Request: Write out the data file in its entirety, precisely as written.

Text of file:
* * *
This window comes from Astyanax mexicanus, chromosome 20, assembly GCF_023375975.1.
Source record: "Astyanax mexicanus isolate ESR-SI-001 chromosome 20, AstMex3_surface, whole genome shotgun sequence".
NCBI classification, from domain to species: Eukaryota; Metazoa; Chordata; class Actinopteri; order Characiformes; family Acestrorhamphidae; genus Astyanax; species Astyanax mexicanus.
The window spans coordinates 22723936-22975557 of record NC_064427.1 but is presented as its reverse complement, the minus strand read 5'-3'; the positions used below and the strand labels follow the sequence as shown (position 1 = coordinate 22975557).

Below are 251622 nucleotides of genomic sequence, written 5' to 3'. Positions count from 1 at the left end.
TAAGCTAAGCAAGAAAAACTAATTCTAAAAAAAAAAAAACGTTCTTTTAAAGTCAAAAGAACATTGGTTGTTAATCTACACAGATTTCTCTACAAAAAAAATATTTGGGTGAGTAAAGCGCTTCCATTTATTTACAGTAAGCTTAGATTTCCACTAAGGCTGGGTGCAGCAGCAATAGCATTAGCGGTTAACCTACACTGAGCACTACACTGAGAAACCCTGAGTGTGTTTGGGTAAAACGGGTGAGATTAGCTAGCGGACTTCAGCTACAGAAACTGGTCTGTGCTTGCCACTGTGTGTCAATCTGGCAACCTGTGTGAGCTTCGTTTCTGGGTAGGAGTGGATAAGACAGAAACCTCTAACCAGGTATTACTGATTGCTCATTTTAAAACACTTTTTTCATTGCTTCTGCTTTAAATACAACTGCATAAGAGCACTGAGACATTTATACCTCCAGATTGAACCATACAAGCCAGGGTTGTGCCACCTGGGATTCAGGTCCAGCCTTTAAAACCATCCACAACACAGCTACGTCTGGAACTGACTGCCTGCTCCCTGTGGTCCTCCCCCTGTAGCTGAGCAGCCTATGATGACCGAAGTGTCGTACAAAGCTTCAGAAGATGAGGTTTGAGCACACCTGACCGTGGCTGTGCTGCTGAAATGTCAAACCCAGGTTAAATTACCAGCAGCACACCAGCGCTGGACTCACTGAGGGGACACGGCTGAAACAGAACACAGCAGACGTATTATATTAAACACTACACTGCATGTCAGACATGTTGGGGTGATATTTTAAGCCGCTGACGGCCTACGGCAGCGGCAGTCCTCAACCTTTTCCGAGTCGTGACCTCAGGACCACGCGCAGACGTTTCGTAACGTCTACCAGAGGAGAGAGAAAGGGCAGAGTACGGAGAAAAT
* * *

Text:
This window comes from Astyanax mexicanus, chromosome 20, assembly GCF_023375975.1.
Source record: "Astyanax mexicanus isolate ESR-SI-001 chromosome 20, AstMex3_surface, whole genome shotgun sequence".
NCBI classification, from domain to species: Eukaryota; Metazoa; Chordata; class Actinopteri; order Characiformes; family Acestrorhamphidae; genus Astyanax; species Astyanax mexicanus.
The window spans coordinates 22723936-22975557 of record NC_064427.1 but is presented as its reverse complement, the minus strand read 5'-3'; the positions used below and the strand labels follow the sequence as shown (position 1 = coordinate 22975557).

Below are 251622 nucleotides of genomic sequence, written 5' to 3'. Positions count from 1 at the left end.
TAAGCTAAGCAAGAAAAACTAATTCTAAAAAAAAAAAAACGTTCTTTTAAAGTCAAAAGAACATTGGTTGTTAATCTACACAGATTTCTCTACAAAAAAAATATTTGGGTGAGTAAAGCGCTTCCATTTATTTACAGTAAGCTTAGATTTCCACTAAGGCTGGGTGCAGCAGCAATAGCATTAGCGGTTAACCTACACTGAGCACTACACTGAGAAACCCTGAGTGTGTTTGGGTAAAACGGGTGAGATTAGCTAGCGGACTTCAGCTACAGAAACTGGTCTGTGCTTGCCACTGTGTGTCAATCTGGCAACCTGTGTGAGCTTCGTTTCTGGGTAGGAGTGGATAAGACAGAAACCTCTAACCAGGTATTACTGATTGCTCATTTTAAAACACTTTTTTCATTGCTTCTGCTTTAAATACAACTGCATAAGAGCACTGAGACATTTATACCTCCAGATTGAACCATACAAGCCAGGGTTGTGCCACCTGGGATTCAGGTCCAGCCTTTAAAACCATCCACAACACAGCTACGTCTGGAACTGACTGCCTGCTCCCTGTGGTCCTCCCCCTGTAGCTGAGCAGCCTATGATGACCGAAGTGTCGTACAAAGCTTCAGAAGATGAGGTTTGAGCACACCTGACCGTGGCTGTGCTGCTGAAATGTCAAACCCAGGTTAAATTACCAGCAGCACACCAGCGCTGGACTCACTGAGGGGACACGGCTGAAACAGAACACAGCAGACGTATTATATTAAACACTACACTGCATGTCAGACATGTTGGGGTGATATTTTAAGCCGCTGACGGCCTACGGCAGCGGCAGTCCTCAACCTTTTCCGAGTCGTGACCTCAGGACCACGCGCAGACGTTTCGTAACGTCTACCAGAGGAGAGAGAAAGGGCAGAGTACGGAGAAAAT